Early this year, a group of hackers associated with the Chinese government and known as Hafnium exploited a vulnerability in Microsoft's Exchange Server. The attack allowed them to gain access to over 60,000 servers, including those of major corporations and banks.
This attack is separate from the SolarWinds hack that affected thousands of customers last year through a backdoor vulnerability in the company's software. In that case, a Russian group was able to piggyback on SolarWinds' software, which -- when installed via an update on client networks -- allowed the hackers to deploy malicious code. In that case, Microsoft worked with cybersecurity firm FireEye to cut off the attack by sink-holing the domain used to receive further instructions.
Th Exchange Server attack was different, in that it took advantage of a known security flaw that affected on-premises exchange servers. Known as a zero-day attack, hackers were able to exploit the vulnerability without any interaction from the user, and without them knowing that malicious code had been placed on the server. The breach was so widespread that the Biden administration called for a "whole of government response."
It appears Microsoft was first notified of the problem in January, but did not release a patch until March. That was also the first time the issue was acknowledged publicly. During that time, hackers had access to sensitive information at thousands of companies, government agencies, and other organizations.
Since then, many were able to patch the flaw and remove malicious code, known as web shells. Some users, however, had yet to mitigate the attack. Even if they had installed the patch, the government said that a few hundred organizations had not removed the web shells from infected servers.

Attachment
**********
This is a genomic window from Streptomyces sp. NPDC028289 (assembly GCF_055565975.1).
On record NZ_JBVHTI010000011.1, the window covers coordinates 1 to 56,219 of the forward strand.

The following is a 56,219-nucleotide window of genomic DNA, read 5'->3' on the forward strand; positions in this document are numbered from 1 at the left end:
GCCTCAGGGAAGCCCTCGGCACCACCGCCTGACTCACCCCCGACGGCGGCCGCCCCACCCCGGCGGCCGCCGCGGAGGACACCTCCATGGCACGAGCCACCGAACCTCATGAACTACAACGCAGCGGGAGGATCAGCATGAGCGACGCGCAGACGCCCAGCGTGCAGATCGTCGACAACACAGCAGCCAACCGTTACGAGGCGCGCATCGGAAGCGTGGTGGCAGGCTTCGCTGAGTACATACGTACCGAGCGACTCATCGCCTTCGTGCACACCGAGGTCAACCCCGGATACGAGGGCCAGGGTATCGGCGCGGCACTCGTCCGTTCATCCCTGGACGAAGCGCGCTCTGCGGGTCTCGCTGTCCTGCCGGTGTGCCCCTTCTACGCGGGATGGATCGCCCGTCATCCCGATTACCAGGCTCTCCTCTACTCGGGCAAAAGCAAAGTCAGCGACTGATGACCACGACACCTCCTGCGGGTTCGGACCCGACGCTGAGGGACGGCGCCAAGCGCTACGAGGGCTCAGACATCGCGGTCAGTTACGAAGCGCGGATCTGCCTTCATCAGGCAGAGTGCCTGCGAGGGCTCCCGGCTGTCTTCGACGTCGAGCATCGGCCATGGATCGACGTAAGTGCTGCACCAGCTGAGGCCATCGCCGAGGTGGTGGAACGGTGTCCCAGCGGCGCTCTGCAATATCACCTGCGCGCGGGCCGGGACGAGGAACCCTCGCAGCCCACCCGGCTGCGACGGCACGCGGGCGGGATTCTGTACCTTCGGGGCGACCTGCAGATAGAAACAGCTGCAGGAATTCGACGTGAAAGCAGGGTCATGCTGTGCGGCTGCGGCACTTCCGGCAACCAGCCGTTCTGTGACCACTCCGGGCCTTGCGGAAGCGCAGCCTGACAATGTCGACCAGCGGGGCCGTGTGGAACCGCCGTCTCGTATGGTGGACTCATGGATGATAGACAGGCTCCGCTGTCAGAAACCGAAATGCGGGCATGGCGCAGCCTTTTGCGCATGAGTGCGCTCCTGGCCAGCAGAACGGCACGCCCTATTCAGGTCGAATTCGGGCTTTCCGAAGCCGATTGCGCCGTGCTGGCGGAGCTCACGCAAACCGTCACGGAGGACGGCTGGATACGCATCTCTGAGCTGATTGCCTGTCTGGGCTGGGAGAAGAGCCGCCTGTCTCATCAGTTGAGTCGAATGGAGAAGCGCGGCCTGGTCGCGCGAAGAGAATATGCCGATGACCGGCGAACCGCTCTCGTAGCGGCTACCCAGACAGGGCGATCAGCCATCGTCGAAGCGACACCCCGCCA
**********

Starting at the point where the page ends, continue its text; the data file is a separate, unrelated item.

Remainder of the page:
That left them vulnerable not only to the original hackers but, once the backdoor became public, to other groups that took advantage of the same exploit.
In a statement, the Department of Justice said:
Throughout March, Microsoft and other industry partners released detection tools, patches, and other information to assist victim entities in identifying and mitigating this cyber incident. Additionally, the FBI and the Cybersecurity and Infrastructure Security Agency released a Joint Advisory on Compromise of Microsoft Exchange Server on March 10. Despite these efforts, by the end of March, hundreds of web shells remained on certain United States-based computers running Microsoft Exchange Server software.
Now, with the blessing of a Federal Court in Houston, the FBI is using the same set of tools the hackers used, and is accessing servers to remove malicious code. In most cases, this is happening without the knowledge or awareness of the server's owner.
I think it's fair to say that this is unprecedented. The federal government isn't usually allowed to hack in and remove content from a computer network. I'm not suggesting that what they did was illegal -- it clearly wasn't, hence the order from a judge. It does reveal, though, that the federal government has extraordinary capabilities when it comes to cybersecurity.
Just yesterday The Washington Post reported how the FBI was able to unlock the iPhone of the San Bernardino shooter. The agency used an Australian firm, Azimuth, to develop a way to access the device at the center of a huge battle between Apple and federal law enforcement.
In the Exchange Server case, the government felt that the risk of further compromise for the companies involved warranted drastic action. "This court-authorized operation to copy and remove malicious web shells from hundreds of vulnerable computers shows our commitment to use any viable resource to fight cybercriminals," said Acting U.S. Attorney Jennifer B. Lowery of the Southern District of Texas.
Essentially, the government is suggesting that if companies won't take steps to protect their network and eliminate cyber threats, it's willing to step in and flex its own cyber muscles. That means if you'd like to keep the FBI out of your business in the future, keep the backdoor closed.